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The Basics

RFID vs Bluetooth tags

December 08, 2022
RFID vs Bluetooth tags
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RFID vs Bluetooth tags

When researching IoT networks, you’ll commonly come across tags that use either RFID or Bluetooth technology. Both can serve similar purposes, but they work in entirely different ways. Terminology is also important, so before examining the benefits of the technologies—it’s important to understand precisely the terms being used. For a brief explanation of some of the basic terminology and technologies involved in active and passive technology, please see Basics of RFID..

RFID is a technology that has been around for decades, and in wide use for the last 20 years. It benefits from extremely low-cost tags (a few cents) and can operate at a number of different radio frequencies. RFID works well for ‘snapshot’ data, or when the RFID tag is within close proximity to a stationary or mobile RFID reader. The reader infrastructure can be costly, especially when covering a large area, or many different areas. A large spectrum of different vendors (one vendor for tags, another for readers, and a third for data integration) for a complete solution can also increase complexity and cost.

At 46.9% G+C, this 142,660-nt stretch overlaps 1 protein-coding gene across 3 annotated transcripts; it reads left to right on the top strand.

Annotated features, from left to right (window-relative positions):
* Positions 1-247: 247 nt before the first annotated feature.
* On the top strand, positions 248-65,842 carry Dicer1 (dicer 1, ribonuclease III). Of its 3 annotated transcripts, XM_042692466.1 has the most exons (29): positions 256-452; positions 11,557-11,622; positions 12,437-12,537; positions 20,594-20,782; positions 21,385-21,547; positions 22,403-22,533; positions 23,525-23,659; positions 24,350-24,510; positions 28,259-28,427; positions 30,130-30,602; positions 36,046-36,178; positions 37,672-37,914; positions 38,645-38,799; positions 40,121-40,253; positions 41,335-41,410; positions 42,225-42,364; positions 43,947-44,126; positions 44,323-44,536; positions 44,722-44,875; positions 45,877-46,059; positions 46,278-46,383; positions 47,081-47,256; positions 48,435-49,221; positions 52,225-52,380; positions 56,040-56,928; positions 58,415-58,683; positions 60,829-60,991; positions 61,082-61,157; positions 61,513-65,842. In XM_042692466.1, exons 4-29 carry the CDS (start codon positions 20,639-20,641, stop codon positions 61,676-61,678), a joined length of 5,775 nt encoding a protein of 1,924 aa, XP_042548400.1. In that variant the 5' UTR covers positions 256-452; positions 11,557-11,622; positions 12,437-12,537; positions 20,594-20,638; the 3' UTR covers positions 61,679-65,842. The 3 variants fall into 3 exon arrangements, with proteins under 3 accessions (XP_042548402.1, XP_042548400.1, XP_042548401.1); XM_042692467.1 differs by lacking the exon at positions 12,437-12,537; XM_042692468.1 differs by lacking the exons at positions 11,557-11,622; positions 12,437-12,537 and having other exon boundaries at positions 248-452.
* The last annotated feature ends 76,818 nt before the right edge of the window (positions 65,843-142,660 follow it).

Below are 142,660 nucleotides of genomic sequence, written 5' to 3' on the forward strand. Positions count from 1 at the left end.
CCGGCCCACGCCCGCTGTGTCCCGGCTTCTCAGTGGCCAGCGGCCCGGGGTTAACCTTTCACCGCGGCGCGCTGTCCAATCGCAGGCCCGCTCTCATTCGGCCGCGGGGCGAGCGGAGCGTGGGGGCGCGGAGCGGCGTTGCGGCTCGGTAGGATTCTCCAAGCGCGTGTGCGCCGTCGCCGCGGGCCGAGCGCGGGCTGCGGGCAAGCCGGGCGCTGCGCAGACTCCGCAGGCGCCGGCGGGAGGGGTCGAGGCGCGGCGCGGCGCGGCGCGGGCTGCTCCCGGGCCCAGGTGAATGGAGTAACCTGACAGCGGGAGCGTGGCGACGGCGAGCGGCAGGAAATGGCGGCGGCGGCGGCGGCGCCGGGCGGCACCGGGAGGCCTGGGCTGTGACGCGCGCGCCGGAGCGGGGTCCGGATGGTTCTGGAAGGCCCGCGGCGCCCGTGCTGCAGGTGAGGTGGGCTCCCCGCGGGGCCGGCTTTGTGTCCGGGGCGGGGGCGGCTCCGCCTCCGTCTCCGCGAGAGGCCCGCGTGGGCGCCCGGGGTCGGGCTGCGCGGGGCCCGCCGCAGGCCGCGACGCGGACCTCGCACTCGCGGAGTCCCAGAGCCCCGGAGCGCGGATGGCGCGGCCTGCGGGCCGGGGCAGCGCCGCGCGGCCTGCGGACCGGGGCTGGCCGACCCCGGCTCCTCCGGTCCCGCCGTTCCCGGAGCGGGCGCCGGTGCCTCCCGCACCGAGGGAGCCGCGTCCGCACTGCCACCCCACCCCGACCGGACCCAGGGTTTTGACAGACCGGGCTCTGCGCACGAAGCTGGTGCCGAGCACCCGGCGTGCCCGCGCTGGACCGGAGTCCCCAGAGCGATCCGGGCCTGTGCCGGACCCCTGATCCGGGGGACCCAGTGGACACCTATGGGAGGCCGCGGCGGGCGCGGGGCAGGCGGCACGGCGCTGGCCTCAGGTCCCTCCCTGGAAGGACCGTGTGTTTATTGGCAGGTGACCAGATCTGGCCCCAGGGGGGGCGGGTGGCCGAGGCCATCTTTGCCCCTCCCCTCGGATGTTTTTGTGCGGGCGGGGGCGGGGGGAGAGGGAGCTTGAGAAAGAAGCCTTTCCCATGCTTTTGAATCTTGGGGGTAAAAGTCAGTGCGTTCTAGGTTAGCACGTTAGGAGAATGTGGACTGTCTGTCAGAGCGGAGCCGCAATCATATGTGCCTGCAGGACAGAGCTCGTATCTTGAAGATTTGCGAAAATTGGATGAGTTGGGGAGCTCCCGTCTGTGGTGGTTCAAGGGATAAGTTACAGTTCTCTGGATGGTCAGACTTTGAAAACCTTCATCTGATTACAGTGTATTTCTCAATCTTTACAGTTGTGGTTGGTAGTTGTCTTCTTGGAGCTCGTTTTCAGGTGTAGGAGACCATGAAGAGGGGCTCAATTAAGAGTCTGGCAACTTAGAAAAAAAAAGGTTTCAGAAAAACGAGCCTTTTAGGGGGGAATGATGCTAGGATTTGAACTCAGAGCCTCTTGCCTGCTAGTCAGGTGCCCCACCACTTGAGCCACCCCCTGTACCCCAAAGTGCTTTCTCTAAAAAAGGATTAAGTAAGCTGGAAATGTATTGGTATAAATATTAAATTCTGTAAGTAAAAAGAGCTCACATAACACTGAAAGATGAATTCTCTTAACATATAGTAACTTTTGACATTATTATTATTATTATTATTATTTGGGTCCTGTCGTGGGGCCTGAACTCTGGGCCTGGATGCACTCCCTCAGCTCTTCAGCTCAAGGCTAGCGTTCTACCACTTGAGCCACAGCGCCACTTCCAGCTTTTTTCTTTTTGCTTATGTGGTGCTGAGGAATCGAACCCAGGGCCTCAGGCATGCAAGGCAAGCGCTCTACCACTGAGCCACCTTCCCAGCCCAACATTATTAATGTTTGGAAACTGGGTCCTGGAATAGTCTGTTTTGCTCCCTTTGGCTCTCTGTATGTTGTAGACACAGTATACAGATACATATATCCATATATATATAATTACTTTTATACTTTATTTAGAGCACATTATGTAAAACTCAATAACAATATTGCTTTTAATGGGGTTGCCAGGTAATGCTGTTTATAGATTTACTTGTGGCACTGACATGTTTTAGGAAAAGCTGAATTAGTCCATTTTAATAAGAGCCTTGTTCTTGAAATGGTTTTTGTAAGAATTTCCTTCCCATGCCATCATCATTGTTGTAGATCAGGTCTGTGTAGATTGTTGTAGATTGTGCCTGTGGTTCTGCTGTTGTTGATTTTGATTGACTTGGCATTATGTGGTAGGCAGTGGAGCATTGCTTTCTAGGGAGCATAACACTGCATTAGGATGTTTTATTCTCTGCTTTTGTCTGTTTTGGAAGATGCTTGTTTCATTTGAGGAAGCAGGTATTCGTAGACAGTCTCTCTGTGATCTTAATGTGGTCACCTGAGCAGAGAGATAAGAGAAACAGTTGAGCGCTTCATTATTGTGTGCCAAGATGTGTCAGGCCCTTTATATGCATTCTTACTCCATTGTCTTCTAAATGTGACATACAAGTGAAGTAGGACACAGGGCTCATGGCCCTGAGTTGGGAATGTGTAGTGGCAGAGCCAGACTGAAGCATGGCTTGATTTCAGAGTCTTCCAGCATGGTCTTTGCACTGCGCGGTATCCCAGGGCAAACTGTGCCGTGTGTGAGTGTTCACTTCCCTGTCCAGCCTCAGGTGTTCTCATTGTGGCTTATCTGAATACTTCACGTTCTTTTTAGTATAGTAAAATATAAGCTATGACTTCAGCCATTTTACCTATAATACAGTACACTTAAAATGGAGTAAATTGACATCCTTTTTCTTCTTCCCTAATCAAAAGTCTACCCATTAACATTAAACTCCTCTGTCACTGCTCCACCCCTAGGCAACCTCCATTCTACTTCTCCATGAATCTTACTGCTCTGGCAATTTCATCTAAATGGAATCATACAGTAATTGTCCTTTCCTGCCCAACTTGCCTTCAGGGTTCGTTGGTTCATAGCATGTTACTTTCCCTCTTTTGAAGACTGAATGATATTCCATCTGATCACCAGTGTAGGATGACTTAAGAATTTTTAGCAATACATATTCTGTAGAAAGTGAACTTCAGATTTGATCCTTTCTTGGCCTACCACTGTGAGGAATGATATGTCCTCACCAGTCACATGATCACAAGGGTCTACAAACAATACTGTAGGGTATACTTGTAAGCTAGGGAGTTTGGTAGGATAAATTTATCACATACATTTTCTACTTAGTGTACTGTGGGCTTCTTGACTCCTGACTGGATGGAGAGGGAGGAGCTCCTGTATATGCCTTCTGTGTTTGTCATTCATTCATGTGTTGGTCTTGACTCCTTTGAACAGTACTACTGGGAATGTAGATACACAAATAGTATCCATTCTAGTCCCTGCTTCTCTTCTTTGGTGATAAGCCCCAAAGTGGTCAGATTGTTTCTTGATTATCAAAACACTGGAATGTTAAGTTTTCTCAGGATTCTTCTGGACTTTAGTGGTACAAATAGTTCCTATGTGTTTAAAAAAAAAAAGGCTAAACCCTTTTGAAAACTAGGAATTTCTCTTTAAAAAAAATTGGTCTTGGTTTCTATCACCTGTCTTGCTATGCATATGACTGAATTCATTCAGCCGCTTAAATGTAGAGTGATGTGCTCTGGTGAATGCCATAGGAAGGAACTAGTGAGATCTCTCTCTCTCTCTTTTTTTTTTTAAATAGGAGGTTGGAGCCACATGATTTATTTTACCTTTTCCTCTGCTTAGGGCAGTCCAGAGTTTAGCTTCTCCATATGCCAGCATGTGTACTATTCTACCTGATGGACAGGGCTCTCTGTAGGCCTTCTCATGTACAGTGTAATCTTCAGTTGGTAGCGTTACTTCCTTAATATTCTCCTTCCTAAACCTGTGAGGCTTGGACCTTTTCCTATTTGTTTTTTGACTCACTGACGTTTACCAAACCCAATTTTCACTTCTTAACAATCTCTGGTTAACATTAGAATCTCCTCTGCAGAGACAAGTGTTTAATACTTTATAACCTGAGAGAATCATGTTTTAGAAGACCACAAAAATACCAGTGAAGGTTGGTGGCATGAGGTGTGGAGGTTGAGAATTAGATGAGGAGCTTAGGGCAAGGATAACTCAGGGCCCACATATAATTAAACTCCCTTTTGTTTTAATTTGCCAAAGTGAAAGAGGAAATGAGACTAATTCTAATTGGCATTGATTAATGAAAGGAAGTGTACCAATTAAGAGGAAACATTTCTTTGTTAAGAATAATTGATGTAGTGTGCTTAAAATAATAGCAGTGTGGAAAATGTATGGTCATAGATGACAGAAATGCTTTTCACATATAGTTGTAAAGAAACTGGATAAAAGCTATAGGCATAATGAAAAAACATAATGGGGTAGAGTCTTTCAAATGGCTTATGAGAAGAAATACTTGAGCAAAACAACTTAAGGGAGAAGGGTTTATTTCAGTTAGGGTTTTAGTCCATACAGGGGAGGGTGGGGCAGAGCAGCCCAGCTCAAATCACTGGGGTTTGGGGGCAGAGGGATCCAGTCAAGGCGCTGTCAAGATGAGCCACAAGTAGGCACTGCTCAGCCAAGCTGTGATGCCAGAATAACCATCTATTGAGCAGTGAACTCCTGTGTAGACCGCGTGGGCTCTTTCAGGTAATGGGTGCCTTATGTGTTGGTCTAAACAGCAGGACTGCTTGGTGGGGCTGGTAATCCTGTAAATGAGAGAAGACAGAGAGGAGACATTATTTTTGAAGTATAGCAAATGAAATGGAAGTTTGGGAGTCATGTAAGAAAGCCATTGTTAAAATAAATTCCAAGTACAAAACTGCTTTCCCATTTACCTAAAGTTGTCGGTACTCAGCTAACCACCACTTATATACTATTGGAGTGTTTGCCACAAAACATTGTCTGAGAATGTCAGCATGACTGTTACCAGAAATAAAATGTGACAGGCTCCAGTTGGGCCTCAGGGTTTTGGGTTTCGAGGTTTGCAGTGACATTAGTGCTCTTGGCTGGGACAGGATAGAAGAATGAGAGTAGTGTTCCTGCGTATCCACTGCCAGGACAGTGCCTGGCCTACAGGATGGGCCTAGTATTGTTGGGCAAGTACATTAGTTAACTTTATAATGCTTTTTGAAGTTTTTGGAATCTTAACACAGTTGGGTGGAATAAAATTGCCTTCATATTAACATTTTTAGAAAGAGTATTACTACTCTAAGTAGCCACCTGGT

Bluetooth Low Energy (also called BLE) is a much newer technology. Bluetooth benefits from much lower cost infrastructure, secured data communication, and the ubiquity of Bluetooth devices that surround us every day in the workplace and in the home. Bluetooth is also an ‘active’ technology—one that does not require scanning or placement near a reader to receive data. This standards-based Bluetooth ecosystem enables easy interoperability as well as low-cost devices for tags and receivers. Bluetooth also frequently incorporates data sensors, enabling the condition (temperature, humidity, fill level, etc.) to be communicated along with identification and location.

Benefits of RFID

As previously discussed, both RFID and Bluetooth Low Energy technologies can provide automation into many processes by reducing the manual labor of monitoring or inspecting. The use of radio technology allows more assets to be scanned faster and more accurately. This frees up teams to handle other tasks and focus on more productive efforts. It also saves money, as no need exists to have an employee dedicated to asset tracking.

Types of RFID: Active and Passive

Passive RFID (Radio Frequency Identification), hereafter called simply RFID, can operate at a number of different frequencies, but in principle behave in the same way. A reader provides energy to the tag, and the tag then uses that energy to transmit some data in return.

In Active RFID, the tag itself transmits a signal, generally at some assigned time interval, without having to be near a reader. As discussed previously in Basics of RFID, different types of Active RFID systems use different frequencies and sources of power to enable this transmission.

In the case of Bluetooth Low Energy (BLE), this is a very low power transmission—requiring minimal energy, so the infrastructure of reading devices tends to be simple and inexpensive.

Trade-offs in Selecting Passive or Active